Monday, January 25, 2010

The Very Lucky Executive

There was this man named Hova. Jeremy. He was a remarkably lucky guy.

First, he was lucky enough to get a job in awful times. Second, despite lacking any ability, he was lucky enough to be promoted quickly, eventually becoming president of the company. That’s not unusual. It’s even fairly common. Some people just seem to make a good impression. But Jerry wasn’t particularly intelligent or good looking. He lacked charisma and, truth be told, was often unpleasant to be around. He was just lucky.

But all of that’s nothing compared to the run of luck Jerry had next.

Jerry chose a seaside location for his company’s new factory and the adjacent giant apartment complex housing the workers. He was warned that the site was on an active earthquake fault and next to an active volcano, but he brushed that aside. A year later, the factory was up and running and the apartment complex was filled with the workers and their families. Pats on the back from the Board of Directors for Jerry, plus a bonus. Then a massive earthquake struck. And a huge volcanic eruption. Followed by a tsunami. The factory was eliminated. Coincidentally, so were the workers and their families.

The Board met in emergency session to praise Jerry and beg him to save the company. Utterly irrational of them, of course, but I told you he was a lucky guy. The Board was convinced that what had happened was part of some large, brilliant plan of Jerry’s, and they were sure that they simply weren’t intelligent enough to understand what he was doing. It was best to let him press on and not interfere with him.

Jerry decided to shift the company’s emphasis to agribusiness. He had his eye on vast tracts of land in a third-world country that would be perfect. Unfortunately, the land was already occupied by some peasants who refused to move. So Jerry used corporate funds to set up and arm a fake rebel movement that drove the peasants away. Well, the few who survived were driven away. The others became involuntary fertilizer for the company’s new agricultural products. The Board applauded Jerry for his innovative thinking and awarded him another bonus. Crops were bountiful, and soon company-branded edibles were flooding markets in the developed world. Unfortunately, previously unknown deadly viruses and bacteria and parasites flooded in with them. Soon bodies filled the streets and highrises of London, Paris, New York, etc.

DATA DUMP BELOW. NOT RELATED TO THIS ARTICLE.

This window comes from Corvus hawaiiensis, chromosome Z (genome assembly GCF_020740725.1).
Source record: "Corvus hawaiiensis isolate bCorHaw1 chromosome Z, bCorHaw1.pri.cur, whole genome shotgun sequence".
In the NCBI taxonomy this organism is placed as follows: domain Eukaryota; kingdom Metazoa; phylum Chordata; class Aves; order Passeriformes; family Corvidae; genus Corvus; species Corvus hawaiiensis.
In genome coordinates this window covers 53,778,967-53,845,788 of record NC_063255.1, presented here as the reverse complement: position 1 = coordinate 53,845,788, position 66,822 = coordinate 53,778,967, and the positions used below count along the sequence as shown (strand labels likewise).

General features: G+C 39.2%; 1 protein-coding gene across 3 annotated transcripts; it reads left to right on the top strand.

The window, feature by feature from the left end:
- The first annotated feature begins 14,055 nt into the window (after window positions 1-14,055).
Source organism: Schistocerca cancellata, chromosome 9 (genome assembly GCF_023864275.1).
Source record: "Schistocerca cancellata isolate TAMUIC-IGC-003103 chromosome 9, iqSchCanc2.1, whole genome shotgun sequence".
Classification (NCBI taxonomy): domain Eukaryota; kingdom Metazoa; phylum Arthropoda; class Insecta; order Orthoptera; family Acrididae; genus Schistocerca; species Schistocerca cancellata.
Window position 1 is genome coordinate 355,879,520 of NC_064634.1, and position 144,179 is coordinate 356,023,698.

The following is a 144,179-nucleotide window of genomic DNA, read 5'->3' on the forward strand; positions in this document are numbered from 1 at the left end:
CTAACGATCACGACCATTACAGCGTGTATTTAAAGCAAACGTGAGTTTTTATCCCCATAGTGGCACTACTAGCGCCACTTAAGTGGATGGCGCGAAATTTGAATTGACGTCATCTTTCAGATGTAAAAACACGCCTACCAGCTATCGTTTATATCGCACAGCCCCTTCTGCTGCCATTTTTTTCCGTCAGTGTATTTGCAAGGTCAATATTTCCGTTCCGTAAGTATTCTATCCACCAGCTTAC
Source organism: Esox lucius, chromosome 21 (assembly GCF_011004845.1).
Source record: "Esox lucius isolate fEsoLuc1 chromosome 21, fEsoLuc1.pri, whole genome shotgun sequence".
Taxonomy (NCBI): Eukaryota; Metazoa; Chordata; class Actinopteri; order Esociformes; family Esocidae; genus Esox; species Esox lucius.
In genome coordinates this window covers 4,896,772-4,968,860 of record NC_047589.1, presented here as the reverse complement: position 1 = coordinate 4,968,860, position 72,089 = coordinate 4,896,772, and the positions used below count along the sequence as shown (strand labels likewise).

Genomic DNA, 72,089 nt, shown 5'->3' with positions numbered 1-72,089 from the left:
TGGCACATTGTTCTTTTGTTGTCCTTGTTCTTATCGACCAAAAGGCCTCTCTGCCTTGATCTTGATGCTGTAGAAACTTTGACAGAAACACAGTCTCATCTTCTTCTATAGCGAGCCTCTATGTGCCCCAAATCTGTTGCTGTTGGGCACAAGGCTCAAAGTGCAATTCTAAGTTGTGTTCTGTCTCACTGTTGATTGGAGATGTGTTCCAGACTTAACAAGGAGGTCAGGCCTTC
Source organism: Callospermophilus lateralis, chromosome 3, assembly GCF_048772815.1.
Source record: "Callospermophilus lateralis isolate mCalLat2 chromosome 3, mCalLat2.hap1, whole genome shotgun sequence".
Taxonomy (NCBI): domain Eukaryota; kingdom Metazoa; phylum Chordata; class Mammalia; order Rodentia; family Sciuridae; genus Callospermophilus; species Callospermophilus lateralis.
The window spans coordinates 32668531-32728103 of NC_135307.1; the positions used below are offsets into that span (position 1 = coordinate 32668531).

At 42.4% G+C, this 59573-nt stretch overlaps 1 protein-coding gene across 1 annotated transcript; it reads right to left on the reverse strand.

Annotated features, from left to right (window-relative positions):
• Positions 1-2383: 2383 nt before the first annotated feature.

Once again, the Board met in emergency session to praise Jerry and beg him to save them. If anything, they admired the opacity of his brilliance all the more.

And so it went, year after year, decade after decade. Board members came and went, but Jerry stayed on, constantly making dreadful mistakes that cost huge numbers of lives, constantly being praised and rewarded for his work. It was a wonder that the company survived, and yet in fact it thrived. It became the largest, richest, most powerful corporation on Earth, possibly the most powerful entity of any kind. Jerry’s judgment and wisdom and foresight became the stuff of legends. Sometimes, one person or one small piece of equipment managed to survive one of these Jerry-induced disasters. This was seen as all the proof anyone needed of Jerry’s careful planning and deep compassion.

The next step was obvious: President of the World. Jerry’s making plans for that right now.

What a lucky guy! Wouldn’t you like to be as lucky as J. Hova?


TGirsch said...

I like what you're trying to get at, but this one came across as a little overwrought.

TGirsch said...

Though you've given me a chuckle by reminding me of this:

Anonymous said...

Cool story as for me. I'd like to read more concerning that theme. Thnx for sharing that data.